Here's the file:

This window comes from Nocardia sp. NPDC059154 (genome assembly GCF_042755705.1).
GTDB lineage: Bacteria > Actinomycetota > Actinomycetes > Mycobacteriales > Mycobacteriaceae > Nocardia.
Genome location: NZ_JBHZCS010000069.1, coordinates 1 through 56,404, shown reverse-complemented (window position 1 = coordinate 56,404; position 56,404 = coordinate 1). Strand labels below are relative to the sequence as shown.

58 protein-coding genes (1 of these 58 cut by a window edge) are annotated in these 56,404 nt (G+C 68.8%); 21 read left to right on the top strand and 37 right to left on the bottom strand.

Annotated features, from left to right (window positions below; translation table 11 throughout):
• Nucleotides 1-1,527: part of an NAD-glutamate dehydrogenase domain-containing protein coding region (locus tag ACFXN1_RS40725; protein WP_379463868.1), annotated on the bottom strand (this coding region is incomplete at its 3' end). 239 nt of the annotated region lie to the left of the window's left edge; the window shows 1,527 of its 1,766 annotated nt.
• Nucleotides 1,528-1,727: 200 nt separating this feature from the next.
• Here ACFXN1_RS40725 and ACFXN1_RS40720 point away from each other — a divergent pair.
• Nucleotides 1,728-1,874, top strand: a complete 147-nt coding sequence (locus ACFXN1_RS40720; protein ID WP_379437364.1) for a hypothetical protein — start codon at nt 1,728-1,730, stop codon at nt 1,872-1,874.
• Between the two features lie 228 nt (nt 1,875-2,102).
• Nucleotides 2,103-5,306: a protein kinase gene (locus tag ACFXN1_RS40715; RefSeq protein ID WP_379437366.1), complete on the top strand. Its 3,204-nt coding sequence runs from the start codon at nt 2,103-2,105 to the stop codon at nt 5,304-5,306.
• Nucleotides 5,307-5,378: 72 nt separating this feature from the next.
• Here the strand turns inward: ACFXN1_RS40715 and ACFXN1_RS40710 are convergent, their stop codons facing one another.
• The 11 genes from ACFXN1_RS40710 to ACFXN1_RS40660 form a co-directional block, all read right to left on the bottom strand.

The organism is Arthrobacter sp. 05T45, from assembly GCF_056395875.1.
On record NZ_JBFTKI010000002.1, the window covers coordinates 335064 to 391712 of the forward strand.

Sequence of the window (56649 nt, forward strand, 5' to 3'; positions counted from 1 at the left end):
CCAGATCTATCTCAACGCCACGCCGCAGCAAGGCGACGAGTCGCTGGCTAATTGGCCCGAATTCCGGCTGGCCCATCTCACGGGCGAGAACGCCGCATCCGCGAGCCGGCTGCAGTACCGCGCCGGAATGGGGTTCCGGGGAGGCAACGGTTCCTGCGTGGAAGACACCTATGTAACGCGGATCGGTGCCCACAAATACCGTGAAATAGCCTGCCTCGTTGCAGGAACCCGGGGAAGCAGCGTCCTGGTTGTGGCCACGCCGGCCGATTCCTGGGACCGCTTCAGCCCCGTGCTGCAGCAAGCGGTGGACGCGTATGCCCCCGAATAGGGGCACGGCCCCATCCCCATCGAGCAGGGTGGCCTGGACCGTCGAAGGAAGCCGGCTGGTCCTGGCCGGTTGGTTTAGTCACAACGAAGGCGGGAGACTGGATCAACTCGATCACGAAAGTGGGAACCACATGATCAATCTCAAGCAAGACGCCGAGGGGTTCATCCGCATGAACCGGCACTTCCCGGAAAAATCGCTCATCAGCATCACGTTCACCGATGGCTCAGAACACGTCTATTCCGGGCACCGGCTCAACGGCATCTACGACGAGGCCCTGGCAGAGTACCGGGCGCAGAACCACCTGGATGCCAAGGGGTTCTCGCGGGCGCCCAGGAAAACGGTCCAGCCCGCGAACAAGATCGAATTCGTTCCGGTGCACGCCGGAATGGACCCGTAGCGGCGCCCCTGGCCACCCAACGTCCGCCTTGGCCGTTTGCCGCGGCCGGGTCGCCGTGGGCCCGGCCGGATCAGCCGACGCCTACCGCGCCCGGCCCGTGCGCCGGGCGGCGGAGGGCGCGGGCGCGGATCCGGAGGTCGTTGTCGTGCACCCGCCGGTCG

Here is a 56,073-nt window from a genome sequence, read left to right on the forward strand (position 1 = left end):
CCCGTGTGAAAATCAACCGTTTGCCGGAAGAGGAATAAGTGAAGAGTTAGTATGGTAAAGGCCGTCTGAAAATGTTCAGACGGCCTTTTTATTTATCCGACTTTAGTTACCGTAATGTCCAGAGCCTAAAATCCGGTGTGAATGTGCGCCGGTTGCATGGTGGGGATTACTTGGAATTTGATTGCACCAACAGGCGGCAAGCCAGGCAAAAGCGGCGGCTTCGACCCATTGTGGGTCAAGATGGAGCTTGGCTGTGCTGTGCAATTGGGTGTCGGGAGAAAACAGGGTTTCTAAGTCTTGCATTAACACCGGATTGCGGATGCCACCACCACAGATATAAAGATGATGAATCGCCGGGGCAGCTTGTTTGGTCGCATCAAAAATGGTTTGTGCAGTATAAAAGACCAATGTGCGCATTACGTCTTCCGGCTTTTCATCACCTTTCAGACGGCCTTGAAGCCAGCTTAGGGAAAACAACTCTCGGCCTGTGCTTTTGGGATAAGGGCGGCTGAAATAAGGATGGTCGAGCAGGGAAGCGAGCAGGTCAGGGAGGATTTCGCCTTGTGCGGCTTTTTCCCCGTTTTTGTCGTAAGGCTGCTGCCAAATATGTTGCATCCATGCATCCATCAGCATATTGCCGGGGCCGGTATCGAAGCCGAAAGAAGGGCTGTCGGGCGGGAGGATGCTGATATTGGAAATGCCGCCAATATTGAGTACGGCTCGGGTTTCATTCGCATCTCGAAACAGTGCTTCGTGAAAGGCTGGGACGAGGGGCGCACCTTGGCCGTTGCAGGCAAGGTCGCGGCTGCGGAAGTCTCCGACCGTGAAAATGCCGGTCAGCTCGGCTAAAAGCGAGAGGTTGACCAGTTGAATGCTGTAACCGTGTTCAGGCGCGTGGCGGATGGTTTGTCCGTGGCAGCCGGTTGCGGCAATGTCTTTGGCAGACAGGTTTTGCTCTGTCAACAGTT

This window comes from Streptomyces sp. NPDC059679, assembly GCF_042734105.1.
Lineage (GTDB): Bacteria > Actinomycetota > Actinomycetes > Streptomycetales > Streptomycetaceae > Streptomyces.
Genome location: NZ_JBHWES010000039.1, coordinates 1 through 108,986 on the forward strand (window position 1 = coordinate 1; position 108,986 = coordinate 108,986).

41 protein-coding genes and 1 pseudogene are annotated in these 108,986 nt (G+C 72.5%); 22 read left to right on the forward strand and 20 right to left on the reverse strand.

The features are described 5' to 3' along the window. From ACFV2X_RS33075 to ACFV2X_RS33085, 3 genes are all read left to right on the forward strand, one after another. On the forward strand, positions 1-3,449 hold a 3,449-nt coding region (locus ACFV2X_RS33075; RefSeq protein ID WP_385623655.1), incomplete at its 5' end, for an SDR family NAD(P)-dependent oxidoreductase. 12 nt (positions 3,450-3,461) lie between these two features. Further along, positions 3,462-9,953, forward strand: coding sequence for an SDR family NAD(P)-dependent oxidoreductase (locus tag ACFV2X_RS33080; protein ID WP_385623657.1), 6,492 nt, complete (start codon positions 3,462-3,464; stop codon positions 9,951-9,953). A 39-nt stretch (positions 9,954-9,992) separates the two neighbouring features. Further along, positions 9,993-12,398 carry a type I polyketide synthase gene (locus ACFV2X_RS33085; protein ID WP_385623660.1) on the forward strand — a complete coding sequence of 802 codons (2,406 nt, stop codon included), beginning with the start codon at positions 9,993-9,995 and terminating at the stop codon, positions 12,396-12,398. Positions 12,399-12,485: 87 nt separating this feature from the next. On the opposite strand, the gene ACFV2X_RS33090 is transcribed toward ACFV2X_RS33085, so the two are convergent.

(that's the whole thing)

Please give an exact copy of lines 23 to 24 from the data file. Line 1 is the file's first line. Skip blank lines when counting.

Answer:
Genome location: NZ_JBHWES010000039.1, coordinates 1 through 108,986 on the forward strand (window position 1 = coordinate 1; position 108,986 = coordinate 108,986).

41 protein-coding genes and 1 pseudogene are annotated in these 108,986 nt (G+C 72.5%); 22 read left to right on the forward strand and 20 right to left on the reverse strand.